Don’t you just hate when the photography bug bites and you’re somewhere that you’ve been a thousand times before and it just sucks because there’s nothing to really inspire you? You just sit around the park by your house or the lake at your family’s summer cabin, camera in hand, staring wistfully at the screen or through the view finder. All you can manage are a few family photos that you’re basically forced to take just because you have the “nicest camera!”
In these situations, you have to force yourself to think outside the box. When you’re at Grandma’s house for the millionth time, you can’t expect to find the same tree that’s been in the front yard since your mom was born as interesting as it was the first twenty times you photographed it.
This advice comes from personal experience: don’t be afraid to get a little dirty. Get on your knees. Lie on your back. Get a little closer than you usually would. Move a little farther away. Look at your surroundings from a different perspective.
Take a walk around and make a note of the things you have photographed a thousand times before. Think about where you usually stand or what angle you usually take the photos at. Then don’t do those things. Do something different. And again, don’t be afraid to get dirty! I was up to my eyes in this tall grass in a ditch on the side of a dirt road. Bug bites galore, but I love this shot of my grandparent’s barn.
Us grandkids have always been told to stay away from the barn, which is falling apart at the seams. But be willing to break the rules, so to speak. Get up close and personal with something you’ve stayed away from. Look critically around you and step outside your photography comfort zone to find a picture you wouldn’t have typically taken but will absolutely love.
Even things that you would normally take photos of (for me, that’s flowers) can become a source of inspired photographs – especially when the subject seems old hat. It’s all a matter of twisting your body and holding your breath to get the shot. Composition is, of course, important when searching for inspiration in everyday, familiar subjects.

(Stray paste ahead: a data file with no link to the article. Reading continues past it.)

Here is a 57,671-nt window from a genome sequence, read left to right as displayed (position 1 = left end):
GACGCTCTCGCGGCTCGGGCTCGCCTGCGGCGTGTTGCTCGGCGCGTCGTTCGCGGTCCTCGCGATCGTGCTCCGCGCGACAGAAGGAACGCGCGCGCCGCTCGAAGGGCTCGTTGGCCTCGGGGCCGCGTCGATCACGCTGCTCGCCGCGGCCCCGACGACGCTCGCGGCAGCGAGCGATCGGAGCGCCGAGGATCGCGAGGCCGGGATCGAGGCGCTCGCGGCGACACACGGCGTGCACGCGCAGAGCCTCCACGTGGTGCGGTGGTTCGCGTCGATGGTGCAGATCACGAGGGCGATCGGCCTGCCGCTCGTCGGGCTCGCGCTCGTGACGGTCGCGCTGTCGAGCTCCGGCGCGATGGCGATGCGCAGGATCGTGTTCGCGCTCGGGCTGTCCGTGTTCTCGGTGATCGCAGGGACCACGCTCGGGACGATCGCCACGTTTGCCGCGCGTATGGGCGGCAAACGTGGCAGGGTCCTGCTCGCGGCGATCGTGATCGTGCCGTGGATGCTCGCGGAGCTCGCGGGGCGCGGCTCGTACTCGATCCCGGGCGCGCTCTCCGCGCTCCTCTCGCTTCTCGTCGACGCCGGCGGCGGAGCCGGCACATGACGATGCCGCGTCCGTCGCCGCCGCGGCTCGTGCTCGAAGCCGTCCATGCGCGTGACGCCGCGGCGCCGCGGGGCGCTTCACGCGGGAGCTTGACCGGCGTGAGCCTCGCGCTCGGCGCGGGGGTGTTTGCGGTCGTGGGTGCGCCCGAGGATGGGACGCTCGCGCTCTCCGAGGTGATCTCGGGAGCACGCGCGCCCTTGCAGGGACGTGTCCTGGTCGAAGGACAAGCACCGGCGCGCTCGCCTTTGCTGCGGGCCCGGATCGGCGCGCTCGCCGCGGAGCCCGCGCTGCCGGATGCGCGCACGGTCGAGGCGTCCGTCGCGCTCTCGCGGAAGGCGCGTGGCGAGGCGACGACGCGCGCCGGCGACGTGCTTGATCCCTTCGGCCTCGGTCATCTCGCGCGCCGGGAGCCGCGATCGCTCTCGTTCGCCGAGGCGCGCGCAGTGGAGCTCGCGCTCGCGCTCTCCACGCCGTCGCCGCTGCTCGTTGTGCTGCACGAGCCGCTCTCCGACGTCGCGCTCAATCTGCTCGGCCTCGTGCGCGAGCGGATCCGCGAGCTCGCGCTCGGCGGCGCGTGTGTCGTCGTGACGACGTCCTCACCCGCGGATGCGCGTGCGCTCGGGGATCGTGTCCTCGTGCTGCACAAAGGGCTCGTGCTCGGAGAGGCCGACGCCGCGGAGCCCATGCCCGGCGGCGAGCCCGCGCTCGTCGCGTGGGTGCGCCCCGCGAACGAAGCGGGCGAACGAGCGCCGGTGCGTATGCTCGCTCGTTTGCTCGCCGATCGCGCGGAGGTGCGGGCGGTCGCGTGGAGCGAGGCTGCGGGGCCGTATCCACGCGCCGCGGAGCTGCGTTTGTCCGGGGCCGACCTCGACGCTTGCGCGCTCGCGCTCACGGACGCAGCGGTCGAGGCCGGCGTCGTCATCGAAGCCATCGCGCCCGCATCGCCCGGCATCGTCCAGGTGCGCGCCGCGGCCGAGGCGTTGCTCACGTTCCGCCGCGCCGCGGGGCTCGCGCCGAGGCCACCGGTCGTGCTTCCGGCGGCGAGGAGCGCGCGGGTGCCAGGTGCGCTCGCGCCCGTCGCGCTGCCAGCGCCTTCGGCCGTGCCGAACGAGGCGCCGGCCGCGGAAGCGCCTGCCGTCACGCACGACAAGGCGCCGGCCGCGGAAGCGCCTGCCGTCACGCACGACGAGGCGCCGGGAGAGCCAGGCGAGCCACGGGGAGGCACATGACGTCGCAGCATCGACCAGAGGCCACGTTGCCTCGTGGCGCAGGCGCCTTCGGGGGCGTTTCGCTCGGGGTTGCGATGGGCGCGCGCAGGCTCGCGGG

Find things around you that you might take for granted. For me, for this shot, this mobile hanging from Grandma’s laundry line has just always been a part of the scenery. It never really stood out to me and I never had a reason to look twice at it. Don’t get put in a situation like I did for this shot. Grandma recently moved out of the house that she grew up in, that she raised her own children in, that I’ve spent quite a number of summers at. She’s 92 years young and lives on a farm by her lonesome. She decided that she didn’t need or want to care for a huge amount of land and a dilapidated house that had more problems than there were solutions. My last trip to the farm was a few months ago when I visited for a few days to help her pack. It was a bittersweet experience for me. I’m 100% supportive of my grandmother’s decision to move to an apartment – she’s still completely capable of taking care of herself – but on the other hand, I’m going to miss the farm house and the creaky floor boards and the crab apples and the tire swing hanging from the tallest tree in the yard. She ended up selling the house to a neighboring farmer who currently rent out the actual farm land.
The lesson to take from that story is don’t take anything for granted. That old boat at the end of the dock at your cabin, the slide at the playground of the park next to your house, wherever you think you’ve already captured your favorite memories – look harder. Look again.
Above is my ultimate “different perspective” photo. It’s an old old old make-shift fence my grandfather put around Grandma’s little garden to keep the deer from eating everything. Change your focus. I have this picture focusing on the post and the background, too, but I like this one the best. It’s such a small detail to focus on, something I typically wouldn’t look twice at.
That’s the whole point of photography, no matter what or where you’re shooting. Always look at least twice! Feel free to share your own stories about looking at things with a new perspective in the comments.
Get out there and shoot!